Dealing with Blackfly Infestations

We’re definitely experiencing more blackly infestations than normal around here, probably something to do with the cold spring and natural predators not being in such abundance as they normally are. These little aphids can cause quite a lot of stress when infestations get out of control, eventually weakening the plants and stunting growth.

What do they look like?

Clusters of tiny black aphids, measuring no more than 2mm.

Where do they hide?

They usually choose softer shoots, so are often found close to the top of a plant, either on the stem or on the underside of leaves. They are quite easy to spot.

Which plants are most affected?

Broad beans are most commonly affected, but you’ll also find them on globe artichokes (as pictured here) and squashes, as well as other beans and any other veg plant that they take a fancy to!

How can I prevent an infestation?

We’d recommend planting up some companions to try and lure in lots of ladybirds and other natural predators of aphids.

I’ve got ants crawling around with the blackfly as well – why?

Ants are quite clever at “farming” aphids to harvest the sugary honeydew that these aphids secrete. So, you’ll often see lots of ants where there is a blackly infestation. The ants will also operate their own version of pest control by removing any ladybird eggs and larvae and thus preventing them from feeding on the blackfly.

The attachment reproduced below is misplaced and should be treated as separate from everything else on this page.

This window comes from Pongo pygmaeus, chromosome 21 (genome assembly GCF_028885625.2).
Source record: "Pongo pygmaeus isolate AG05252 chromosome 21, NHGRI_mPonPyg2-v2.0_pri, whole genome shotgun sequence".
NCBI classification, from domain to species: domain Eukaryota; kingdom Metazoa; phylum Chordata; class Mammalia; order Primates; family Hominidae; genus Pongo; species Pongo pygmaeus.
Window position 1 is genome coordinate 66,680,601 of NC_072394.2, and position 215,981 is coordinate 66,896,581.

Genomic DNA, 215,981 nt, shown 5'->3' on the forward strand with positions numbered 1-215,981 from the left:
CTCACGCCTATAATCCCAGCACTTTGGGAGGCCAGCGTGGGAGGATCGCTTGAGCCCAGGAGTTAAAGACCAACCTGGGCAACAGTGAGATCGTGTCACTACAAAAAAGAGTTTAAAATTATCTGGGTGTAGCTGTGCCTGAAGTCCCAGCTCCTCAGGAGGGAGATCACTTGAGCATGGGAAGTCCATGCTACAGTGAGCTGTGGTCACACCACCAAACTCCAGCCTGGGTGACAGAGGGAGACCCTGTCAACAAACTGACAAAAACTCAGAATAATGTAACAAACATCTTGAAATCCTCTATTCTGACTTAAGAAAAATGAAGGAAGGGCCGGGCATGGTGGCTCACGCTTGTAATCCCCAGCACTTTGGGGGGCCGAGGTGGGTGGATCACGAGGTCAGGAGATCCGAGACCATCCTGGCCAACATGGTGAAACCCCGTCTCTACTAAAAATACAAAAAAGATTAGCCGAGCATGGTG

How do I deal with an infestation?

Many gardeners will advise soapy water, but we’re not really big fans of this for environmental reasons (the ladybirds don’t really want to be eating soapy aphids etc etc) and also we’re not entirely convinced that it is effective.

Our advice is that if you’ve only got a small infestation, then the plant should be able to tolerate it as long as it is kept well watered. So that would be our first port of call – keep those plants well watered and they may well fend off the blackfly themselves.

If you’re facing a large infestation, and especially if ants have moved in to start farming the blackfly, then it’s best to try and remove them. If you can pinch off the affected shoot in its entirety without damaging the plant or ruining its chance of cropping, then this is by far the easiest and most effective way to handle an infestation. You can bury the offending shoot in the compost pile and the blackly will not be able to survive there. If you can’t pinch them off, then try wiping them off with some slightly dampened kitchen paper.